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Scott Howard-Cooper

LeBron James talks to Jim Gray about his decision to join the Miami Heat.
Larry Busacca/Getty Image

LeBron's decision has great impact on and off the court

Posted Jul 9 2010 10:30AM

Welcome to a special prime-time, ego-feeding, media-slobbering edition....

He had to go. If it is about hometowns, comfort zones, family and pure emotion, staying in Cleveland is great and understandable. But LeBron James couldn't say with a straight face that it's about winning championships and re-commit to a team going backward. The Cavaliers lost in the Conference finals in 2009 and a round earlier in 2010 and this season probably wouldn't have had anything close to a championship roster, depending on decisions later in the summer. He couldn't have said it was about the best chance for titles and stayed.

Look at the supporting casts on the teams courting James during this free-agent bonanza. The second and third-best players in Miami are Dwyane Wade and Chris Bosh. The second and third-best players in Chicago are Derrick Rose and Carlos Boozer. The second and third-best players in New York are Amar'e Stoudemire and Danilo Gallinari or maybe Wilson Chandler. The second and third-best players in New Jersey are Devin Harris and Brook Lopez, with No. 3 pick Derrick Favors on board. The best players in Cleveland after James? Antawn Jamison and Mo Williams. Basketball wise, the Cavaliers were the least-attractive option.

Somehow Chris Bosh will become a major villain in all this just because he didn't want to play in Cleveland. A lot of people don't want to play in a lot of places. Their choice. But the sense that James would have stayed if Bosh went to the Cavaliers in a sign-and-trade, if one could have been worked out, turns Bosh into the guy who could have stopped the giant asteroid from hitting Cleveland. It's not fair, but the people of northeast Ohio don't want to hear about fairness right now.

The first Heat visit to Quicken Loans Arena could be a bad scene. Even if nothing happens, tensions will be very high, security will be increased and the game itself will mean nothing, unless some Cavalier wants to earn a lifetime of free drinks and meals by dropping LeBron as he comes down the lane. Pacers-Pistons for the first time at the Palace after the brawl will shrink in comparison. The first Kobe Bryant-Shaquille O'Neal reunion will become a summer-league game.

Speaking of the soon-to-be-released schedule: Will the Lakers be in Miami on Christmas or will the Heat be in L.A.?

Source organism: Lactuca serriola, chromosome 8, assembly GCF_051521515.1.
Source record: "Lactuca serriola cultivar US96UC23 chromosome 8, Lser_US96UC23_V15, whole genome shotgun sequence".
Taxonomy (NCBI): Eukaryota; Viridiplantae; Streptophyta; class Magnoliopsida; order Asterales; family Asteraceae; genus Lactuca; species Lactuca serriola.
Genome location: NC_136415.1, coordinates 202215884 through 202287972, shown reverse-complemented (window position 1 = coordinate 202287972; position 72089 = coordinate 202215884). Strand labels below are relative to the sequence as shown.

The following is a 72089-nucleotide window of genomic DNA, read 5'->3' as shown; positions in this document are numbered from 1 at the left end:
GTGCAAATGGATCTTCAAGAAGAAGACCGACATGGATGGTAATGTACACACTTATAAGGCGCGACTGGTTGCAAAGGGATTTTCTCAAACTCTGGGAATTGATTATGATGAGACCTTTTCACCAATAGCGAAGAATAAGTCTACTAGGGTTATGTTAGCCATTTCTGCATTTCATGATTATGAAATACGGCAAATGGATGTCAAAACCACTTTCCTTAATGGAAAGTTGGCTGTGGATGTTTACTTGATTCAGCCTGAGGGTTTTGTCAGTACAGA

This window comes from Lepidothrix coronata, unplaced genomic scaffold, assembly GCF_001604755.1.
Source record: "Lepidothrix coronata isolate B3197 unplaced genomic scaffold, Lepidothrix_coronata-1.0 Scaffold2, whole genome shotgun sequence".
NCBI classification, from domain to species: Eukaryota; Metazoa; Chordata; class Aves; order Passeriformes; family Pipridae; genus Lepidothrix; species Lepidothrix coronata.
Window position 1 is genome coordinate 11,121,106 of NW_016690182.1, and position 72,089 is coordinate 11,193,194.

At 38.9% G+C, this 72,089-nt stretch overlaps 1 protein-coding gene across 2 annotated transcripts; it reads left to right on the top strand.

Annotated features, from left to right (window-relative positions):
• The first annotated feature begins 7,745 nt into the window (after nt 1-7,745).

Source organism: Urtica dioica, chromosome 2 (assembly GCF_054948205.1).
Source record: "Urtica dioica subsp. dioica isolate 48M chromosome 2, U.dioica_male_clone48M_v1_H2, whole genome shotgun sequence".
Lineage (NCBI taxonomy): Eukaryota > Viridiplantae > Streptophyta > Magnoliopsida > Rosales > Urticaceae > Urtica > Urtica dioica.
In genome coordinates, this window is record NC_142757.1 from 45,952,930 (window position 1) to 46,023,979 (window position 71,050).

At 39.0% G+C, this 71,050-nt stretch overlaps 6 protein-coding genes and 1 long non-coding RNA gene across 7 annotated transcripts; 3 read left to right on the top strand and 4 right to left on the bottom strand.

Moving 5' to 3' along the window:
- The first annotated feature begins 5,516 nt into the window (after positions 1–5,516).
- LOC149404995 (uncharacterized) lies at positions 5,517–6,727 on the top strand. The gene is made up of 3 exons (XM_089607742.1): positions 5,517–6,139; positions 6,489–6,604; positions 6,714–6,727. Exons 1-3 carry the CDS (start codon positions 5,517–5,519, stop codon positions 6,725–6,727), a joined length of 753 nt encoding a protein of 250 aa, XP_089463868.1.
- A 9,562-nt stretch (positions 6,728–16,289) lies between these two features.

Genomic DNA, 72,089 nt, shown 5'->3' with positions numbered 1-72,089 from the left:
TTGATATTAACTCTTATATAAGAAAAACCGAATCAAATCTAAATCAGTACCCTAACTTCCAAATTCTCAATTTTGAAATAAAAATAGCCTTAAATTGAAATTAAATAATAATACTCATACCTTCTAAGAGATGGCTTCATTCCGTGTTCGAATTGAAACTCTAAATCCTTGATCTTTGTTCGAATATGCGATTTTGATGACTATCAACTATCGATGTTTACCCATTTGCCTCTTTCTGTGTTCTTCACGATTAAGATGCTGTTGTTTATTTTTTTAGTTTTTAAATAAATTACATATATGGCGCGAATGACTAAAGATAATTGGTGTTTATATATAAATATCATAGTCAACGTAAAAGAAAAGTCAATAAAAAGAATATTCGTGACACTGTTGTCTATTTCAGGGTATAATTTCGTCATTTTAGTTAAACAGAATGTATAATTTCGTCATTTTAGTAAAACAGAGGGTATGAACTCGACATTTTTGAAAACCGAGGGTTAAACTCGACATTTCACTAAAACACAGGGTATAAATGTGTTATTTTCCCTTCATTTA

Love the read by Chris Mannix of Sports Illustrated, via Twitter: "Mario Chalmers might want to call Rajon Rondo. Suddenly Chalmers becomes Rondo, circa 2008. Lot of pressure." Spot on. Rondo was viewed as the weak link as a second-year point guard when the Celtics added Kevin Garnett and Ray Allen to Paul Pierce, then quarterbacked the Celtics to a championship. Chalmers is a third-year point guard as the Heat add James and Bosh to Wade. The only difference is James and Wade will handle the ball a lot anyway.

The Cavaliers roster is, obviously, cratered, but it will take years to total the financial impact for the city of Cleveland, especially downtown. The likelihood of small crowds at the Q and fewer home dates as the playoffs disappear means less eating in the surrounding neighborhood, less parking, less excitement to buy Cavs memorabilia from stores. The little guy is told to take the charge.

This was always about so much more than just basketball. That's why the story deserved so much attention, as much as it too often veered into silliness. It's about a city with a history of sporting heartbreak that just couldn't take another devastating blow but got it anyway, a city that did commendable work to put a new arena and baseball stadium downtown to help rebuild and change an image problem beyond sports, and a guy who just became a villain in his own hometown. That's compelling theater even if it was bad TV on Thursday.

"I know how loyal I am," James said during the televised announcement. Reached for comment, Ohio disagreed.

Scott Howard-Cooper has covered the NBA since 1988. You can e-mail him here and follow him on twitter. The views on this page do not necessarily reflect the views of the NBA, its clubs or Turner Broadcasting.

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